Martin LeFevre: The Problem of Mugabe
The Problem of Mugabe
There is a squabble between the West and southern Africa on how to deal with the sclerotic tyrant Robert Mugabe. Zimbabwe has become a touchstone of the differences, and indifferences, shared by the EU, US, and AU regarding the people of Africa. It also provides a painful case in point in the difficulty of dealing with evil.
The tangled history of Robert Mugabe’s Zimbabwe encompasses African nations’ struggles for independence from colonial rule; the proxy wars between the US and the USSR; and decades of blatant corruption in many African countries. Mugabe is one of the last in a long line of African president’s-for -life, so-called leaders who keep beating the drum of colonialism, while continuing to abuse, enchain, and impoverish African people.
Things turned really nasty with when Mugabe instituted Operation Murambatsvina (“Drive out the trash”) in 2005, a hideously callous policy of razing slum areas across Zimbabwe, without providing any alternative for the impoverished people who inhabited the slums. This crime against humanity, which turns on its head Jesus’ teaching to care for the poor (Mugabe is a Roman Catholic), has extremely adversely affected the lives of millions of people.
Ten years ago, female life expectancy in Zimbabwe was 63; it is 34 today, giving Zimbabweans the shortest lifespan in the world. Inflation is about 1700%, and unemployment is over 80%, making the purchase of food and other essentials of life a daily nightmare for the Zimbabwean people.
Since forcibly expelling white landowners, who, as a carryover of colonialism, continued to own a sizable proportion of the prime land in the country, Mugabe has found another scapegoat for his problems—homosexuals. The authorities have carried out bribery, detention, beatings, and even rapes against gays in Zimbabwe.
So far, the EU, led by Britain, has conducted a half-hearted and hypocritical sloganeering campaign against Mugabe and his ruling party, Zanu-PF. It is half-hearted because there is no real attempt to bring the egregious human rights abuses in Zimbabwe before the Security Council. It is hypocritical because neither Britain nor the United States have one ounce of moral authority left in the world after their unprovoked invasion of Iraq.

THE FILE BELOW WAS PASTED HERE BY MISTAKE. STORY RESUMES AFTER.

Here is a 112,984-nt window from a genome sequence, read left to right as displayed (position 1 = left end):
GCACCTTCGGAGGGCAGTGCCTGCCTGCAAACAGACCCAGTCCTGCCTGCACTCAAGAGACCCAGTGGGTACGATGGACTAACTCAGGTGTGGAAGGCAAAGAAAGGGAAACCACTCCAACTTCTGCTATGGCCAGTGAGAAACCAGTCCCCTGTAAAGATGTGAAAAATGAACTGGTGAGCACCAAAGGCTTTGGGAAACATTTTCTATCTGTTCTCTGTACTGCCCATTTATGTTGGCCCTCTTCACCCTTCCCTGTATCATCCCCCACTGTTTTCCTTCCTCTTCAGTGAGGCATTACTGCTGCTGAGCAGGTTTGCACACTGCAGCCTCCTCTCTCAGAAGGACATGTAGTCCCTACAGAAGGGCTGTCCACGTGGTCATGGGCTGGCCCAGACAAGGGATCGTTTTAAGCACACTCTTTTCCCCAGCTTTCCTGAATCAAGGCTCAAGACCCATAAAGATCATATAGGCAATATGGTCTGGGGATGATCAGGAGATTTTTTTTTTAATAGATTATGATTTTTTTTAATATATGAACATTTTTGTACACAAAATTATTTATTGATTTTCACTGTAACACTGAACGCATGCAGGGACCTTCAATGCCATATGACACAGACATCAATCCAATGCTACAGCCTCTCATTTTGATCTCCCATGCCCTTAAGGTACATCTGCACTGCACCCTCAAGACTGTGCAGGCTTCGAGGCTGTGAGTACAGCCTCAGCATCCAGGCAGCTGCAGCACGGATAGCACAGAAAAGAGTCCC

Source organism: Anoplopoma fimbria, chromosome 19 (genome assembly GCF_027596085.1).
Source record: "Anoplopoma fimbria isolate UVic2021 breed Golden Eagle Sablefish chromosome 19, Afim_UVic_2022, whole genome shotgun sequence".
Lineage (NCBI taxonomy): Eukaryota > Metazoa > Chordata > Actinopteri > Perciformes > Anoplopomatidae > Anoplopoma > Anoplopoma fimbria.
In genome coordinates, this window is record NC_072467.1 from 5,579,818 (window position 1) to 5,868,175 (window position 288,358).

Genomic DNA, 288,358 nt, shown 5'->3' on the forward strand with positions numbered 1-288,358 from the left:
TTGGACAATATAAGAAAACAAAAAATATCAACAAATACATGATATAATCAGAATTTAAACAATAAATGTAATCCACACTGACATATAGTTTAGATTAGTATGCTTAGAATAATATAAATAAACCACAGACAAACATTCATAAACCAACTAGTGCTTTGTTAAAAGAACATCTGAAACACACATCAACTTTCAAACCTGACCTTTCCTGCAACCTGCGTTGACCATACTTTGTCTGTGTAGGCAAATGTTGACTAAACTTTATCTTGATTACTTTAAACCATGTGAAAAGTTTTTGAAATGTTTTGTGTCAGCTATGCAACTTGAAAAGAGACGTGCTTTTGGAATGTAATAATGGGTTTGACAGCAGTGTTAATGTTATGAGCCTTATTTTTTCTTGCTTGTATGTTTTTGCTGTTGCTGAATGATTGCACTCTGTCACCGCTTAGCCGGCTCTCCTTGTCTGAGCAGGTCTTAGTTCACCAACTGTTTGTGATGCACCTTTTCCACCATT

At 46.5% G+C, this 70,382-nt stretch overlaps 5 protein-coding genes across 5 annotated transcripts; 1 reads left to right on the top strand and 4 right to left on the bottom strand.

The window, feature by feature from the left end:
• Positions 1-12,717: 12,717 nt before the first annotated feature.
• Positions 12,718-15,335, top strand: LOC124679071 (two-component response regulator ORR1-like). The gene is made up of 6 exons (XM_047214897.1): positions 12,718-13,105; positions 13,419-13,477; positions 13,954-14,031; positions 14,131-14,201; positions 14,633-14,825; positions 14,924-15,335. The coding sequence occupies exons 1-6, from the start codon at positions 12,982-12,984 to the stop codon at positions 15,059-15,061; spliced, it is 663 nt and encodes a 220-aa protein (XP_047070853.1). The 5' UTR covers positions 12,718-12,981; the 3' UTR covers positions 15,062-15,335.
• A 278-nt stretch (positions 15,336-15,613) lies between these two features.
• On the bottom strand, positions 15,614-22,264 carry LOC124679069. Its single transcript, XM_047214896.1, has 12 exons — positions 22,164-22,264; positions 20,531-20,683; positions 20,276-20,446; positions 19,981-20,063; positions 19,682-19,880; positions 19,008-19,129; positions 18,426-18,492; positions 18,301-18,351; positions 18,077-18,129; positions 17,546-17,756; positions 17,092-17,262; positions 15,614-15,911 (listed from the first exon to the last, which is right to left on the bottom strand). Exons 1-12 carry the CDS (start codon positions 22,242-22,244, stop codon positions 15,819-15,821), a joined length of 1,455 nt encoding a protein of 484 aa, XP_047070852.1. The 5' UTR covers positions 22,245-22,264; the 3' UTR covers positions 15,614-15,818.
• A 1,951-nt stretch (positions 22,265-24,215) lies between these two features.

Even so, the “softly, softly” approach by the Southern African Development Community (SADC), led by Thabo Mbeki of South Africa, is absurdly inadequate. And when Tanzanian President Jakaya Kikwete said that his recent talks with Mugabe were a "great success,” and that "we have agreed on the way forward, but it is between me and Mugabe," one could almost hear Julius Nyerere turning over in his grave.
Back when Idi Amin was committing similar atrocities against the Ugandan people, Nyerere, unwilling to wait for the ‘international community’ to act, sent Tanzanian troops in to rid the region, and the world, of that tyrant. Though such a course of action is neither possible nor proper now, that doesn’t mean the SADC leaders should get in bed with the likes of Mugabe, under the illusion that they can slowly wean him from evil.
The devil and his conduits are nothing if not cunning, and know how to use truths, and half-truths, to keep themselves in power. The word colonialism, as Mugabe and others use it in the 21st century, is code for racism; and racism, although different than in the blatant old days, is alive and well in the world. So, to that extent the octogenarian ogre Mugabe is right when he rails against Britain and the United States for hypocrisy.